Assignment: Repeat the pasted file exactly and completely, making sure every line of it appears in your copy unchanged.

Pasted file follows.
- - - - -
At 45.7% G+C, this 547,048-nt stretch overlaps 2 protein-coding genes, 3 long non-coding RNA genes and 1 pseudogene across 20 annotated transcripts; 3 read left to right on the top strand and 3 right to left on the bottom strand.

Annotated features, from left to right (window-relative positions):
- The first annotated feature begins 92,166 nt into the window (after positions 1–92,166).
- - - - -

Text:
At 45.7% G+C, this 547,048-nt stretch overlaps 2 protein-coding genes, 3 long non-coding RNA genes and 1 pseudogene across 20 annotated transcripts; 3 read left to right on the top strand and 3 right to left on the bottom strand.

Annotated features, from left to right (window-relative positions):
- The first annotated feature begins 92,166 nt into the window (after positions 1–92,166).